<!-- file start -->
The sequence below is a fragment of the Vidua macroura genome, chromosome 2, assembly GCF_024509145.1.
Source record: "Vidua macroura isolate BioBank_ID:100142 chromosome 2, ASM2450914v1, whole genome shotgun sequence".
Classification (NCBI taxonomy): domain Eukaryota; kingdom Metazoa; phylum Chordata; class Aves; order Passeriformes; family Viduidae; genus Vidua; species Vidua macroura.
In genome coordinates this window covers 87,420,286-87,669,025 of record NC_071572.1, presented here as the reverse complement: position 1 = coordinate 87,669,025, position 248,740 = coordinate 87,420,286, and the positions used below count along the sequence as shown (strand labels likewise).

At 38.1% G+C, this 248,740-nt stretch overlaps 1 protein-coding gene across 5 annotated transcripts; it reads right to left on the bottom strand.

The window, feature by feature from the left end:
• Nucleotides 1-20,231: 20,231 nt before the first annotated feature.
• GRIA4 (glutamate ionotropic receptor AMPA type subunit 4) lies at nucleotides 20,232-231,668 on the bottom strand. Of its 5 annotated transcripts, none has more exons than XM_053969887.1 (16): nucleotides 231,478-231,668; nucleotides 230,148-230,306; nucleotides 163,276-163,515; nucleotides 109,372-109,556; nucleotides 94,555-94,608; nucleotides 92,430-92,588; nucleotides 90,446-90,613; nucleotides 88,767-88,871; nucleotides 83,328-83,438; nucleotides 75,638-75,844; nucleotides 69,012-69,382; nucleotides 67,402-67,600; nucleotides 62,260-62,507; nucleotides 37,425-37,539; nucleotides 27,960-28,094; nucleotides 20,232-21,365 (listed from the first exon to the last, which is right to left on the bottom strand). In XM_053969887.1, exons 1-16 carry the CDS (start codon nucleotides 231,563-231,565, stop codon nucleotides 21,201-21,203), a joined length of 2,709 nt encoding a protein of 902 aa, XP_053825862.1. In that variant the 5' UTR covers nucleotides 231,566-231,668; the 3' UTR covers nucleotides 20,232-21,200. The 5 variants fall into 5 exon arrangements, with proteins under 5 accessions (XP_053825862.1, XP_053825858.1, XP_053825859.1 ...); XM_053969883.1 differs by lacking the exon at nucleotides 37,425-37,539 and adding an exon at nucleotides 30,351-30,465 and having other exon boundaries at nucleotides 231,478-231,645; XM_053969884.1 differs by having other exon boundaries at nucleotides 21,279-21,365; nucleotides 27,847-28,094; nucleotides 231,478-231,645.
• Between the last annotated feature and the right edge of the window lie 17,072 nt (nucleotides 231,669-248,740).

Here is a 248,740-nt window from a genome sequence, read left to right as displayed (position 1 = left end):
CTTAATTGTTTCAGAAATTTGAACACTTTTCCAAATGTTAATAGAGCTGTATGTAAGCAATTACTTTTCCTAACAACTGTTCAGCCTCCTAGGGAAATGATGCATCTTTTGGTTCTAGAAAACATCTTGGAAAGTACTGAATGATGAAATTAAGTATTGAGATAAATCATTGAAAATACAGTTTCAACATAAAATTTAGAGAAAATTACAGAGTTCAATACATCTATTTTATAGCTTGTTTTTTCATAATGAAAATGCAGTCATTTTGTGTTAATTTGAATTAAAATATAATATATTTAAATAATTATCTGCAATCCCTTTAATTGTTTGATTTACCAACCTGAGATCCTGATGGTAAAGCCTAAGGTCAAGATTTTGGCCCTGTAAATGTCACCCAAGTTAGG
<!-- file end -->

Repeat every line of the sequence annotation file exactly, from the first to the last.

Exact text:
The sequence below is a fragment of the Vidua macroura genome, chromosome 2, assembly GCF_024509145.1.
Source record: "Vidua macroura isolate BioBank_ID:100142 chromosome 2, ASM2450914v1, whole genome shotgun sequence".
Classification (NCBI taxonomy): domain Eukaryota; kingdom Metazoa; phylum Chordata; class Aves; order Passeriformes; family Viduidae; genus Vidua; species Vidua macroura.
In genome coordinates this window covers 87,420,286-87,669,025 of record NC_071572.1, presented here as the reverse complement: position 1 = coordinate 87,669,025, position 248,740 = coordinate 87,420,286, and the positions used below count along the sequence as shown (strand labels likewise).

At 38.1% G+C, this 248,740-nt stretch overlaps 1 protein-coding gene across 5 annotated transcripts; it reads right to left on the bottom strand.

The window, feature by feature from the left end:
• Nucleotides 1-20,231: 20,231 nt before the first annotated feature.
• GRIA4 (glutamate ionotropic receptor AMPA type subunit 4) lies at nucleotides 20,232-231,668 on the bottom strand. Of its 5 annotated transcripts, none has more exons than XM_053969887.1 (16): nucleotides 231,478-231,668; nucleotides 230,148-230,306; nucleotides 163,276-163,515; nucleotides 109,372-109,556; nucleotides 94,555-94,608; nucleotides 92,430-92,588; nucleotides 90,446-90,613; nucleotides 88,767-88,871; nucleotides 83,328-83,438; nucleotides 75,638-75,844; nucleotides 69,012-69,382; nucleotides 67,402-67,600; nucleotides 62,260-62,507; nucleotides 37,425-37,539; nucleotides 27,960-28,094; nucleotides 20,232-21,365 (listed from the first exon to the last, which is right to left on the bottom strand). In XM_053969887.1, exons 1-16 carry the CDS (start codon nucleotides 231,563-231,565, stop codon nucleotides 21,201-21,203), a joined length of 2,709 nt encoding a protein of 902 aa, XP_053825862.1. In that variant the 5' UTR covers nucleotides 231,566-231,668; the 3' UTR covers nucleotides 20,232-21,200. The 5 variants fall into 5 exon arrangements, with proteins under 5 accessions (XP_053825862.1, XP_053825858.1, XP_053825859.1 ...); XM_053969883.1 differs by lacking the exon at nucleotides 37,425-37,539 and adding an exon at nucleotides 30,351-30,465 and having other exon boundaries at nucleotides 231,478-231,645; XM_053969884.1 differs by having other exon boundaries at nucleotides 21,279-21,365; nucleotides 27,847-28,094; nucleotides 231,478-231,645.
• Between the last annotated feature and the right edge of the window lie 17,072 nt (nucleotides 231,669-248,740).

Here is a 248,740-nt window from a genome sequence, read left to right as displayed (position 1 = left end):
CTTAATTGTTTCAGAAATTTGAACACTTTTCCAAATGTTAATAGAGCTGTATGTAAGCAATTACTTTTCCTAACAACTGTTCAGCCTCCTAGGGAAATGATGCATCTTTTGGTTCTAGAAAACATCTTGGAAAGTACTGAATGATGAAATTAAGTATTGAGATAAATCATTGAAAATACAGTTTCAACATAAAATTTAGAGAAAATTACAGAGTTCAATACATCTATTTTATAGCTTGTTTTTTCATAATGAAAATGCAGTCATTTTGTGTTAATTTGAATTAAAATATAATATATTTAAATAATTATCTGCAATCCCTTTAATTGTTTGATTTACCAACCTGAGATCCTGATGGTAAAGCCTAAGGTCAAGATTTTGGCCCTGTAAATGTCACCCAAGTTAGG